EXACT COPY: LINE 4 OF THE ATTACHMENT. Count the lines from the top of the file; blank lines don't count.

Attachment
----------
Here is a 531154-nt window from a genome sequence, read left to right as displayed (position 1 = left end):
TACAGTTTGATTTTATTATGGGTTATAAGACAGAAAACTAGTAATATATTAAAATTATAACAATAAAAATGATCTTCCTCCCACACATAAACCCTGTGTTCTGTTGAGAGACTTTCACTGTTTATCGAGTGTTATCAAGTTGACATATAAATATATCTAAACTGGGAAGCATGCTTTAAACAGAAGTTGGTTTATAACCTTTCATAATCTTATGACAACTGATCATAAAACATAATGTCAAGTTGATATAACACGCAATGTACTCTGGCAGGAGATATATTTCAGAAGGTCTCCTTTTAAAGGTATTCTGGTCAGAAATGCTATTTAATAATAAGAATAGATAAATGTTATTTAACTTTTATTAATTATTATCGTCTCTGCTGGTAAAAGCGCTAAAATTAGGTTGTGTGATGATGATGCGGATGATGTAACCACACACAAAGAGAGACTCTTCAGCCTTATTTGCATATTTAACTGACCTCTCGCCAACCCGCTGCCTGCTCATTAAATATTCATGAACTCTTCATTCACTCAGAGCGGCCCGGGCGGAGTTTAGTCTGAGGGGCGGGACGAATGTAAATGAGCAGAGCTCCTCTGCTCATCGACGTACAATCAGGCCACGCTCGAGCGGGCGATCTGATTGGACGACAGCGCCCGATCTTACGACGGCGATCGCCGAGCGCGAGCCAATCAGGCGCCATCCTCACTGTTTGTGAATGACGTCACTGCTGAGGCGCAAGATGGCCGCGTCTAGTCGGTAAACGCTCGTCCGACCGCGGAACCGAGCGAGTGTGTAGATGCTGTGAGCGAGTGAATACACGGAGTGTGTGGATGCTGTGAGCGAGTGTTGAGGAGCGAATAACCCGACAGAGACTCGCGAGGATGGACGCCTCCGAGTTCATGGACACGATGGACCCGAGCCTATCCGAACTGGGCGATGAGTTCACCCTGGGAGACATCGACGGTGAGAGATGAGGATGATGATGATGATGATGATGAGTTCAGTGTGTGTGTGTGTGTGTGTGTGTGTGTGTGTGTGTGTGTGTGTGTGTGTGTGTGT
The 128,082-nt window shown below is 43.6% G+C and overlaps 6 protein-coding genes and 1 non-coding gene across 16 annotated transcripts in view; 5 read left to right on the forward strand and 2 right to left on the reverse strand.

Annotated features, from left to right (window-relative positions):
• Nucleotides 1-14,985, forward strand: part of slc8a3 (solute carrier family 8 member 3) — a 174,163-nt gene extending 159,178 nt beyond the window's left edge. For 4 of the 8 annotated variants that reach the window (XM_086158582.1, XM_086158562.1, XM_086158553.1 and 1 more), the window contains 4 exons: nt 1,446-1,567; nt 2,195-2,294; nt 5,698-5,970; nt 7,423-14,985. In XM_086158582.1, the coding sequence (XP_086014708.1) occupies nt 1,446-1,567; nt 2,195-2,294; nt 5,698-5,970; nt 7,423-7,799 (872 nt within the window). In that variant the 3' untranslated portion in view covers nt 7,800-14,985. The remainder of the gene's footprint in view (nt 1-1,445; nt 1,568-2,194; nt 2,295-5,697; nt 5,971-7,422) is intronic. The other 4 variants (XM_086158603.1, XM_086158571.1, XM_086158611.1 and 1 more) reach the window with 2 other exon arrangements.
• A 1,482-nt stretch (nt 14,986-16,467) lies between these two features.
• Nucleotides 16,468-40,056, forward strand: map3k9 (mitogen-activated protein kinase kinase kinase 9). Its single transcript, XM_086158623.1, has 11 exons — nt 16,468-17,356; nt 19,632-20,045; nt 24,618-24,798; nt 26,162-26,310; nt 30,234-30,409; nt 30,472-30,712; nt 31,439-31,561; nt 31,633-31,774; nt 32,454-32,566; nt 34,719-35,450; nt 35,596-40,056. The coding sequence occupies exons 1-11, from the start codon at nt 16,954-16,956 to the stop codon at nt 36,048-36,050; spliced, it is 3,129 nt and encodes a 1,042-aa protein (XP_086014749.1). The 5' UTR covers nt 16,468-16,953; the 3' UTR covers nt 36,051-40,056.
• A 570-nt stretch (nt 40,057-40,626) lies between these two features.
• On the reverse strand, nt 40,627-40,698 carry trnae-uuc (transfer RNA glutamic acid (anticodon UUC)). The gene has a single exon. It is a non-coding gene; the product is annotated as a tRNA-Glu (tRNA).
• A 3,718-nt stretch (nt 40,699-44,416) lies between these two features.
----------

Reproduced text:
Annotated features, from left to right (window-relative positions):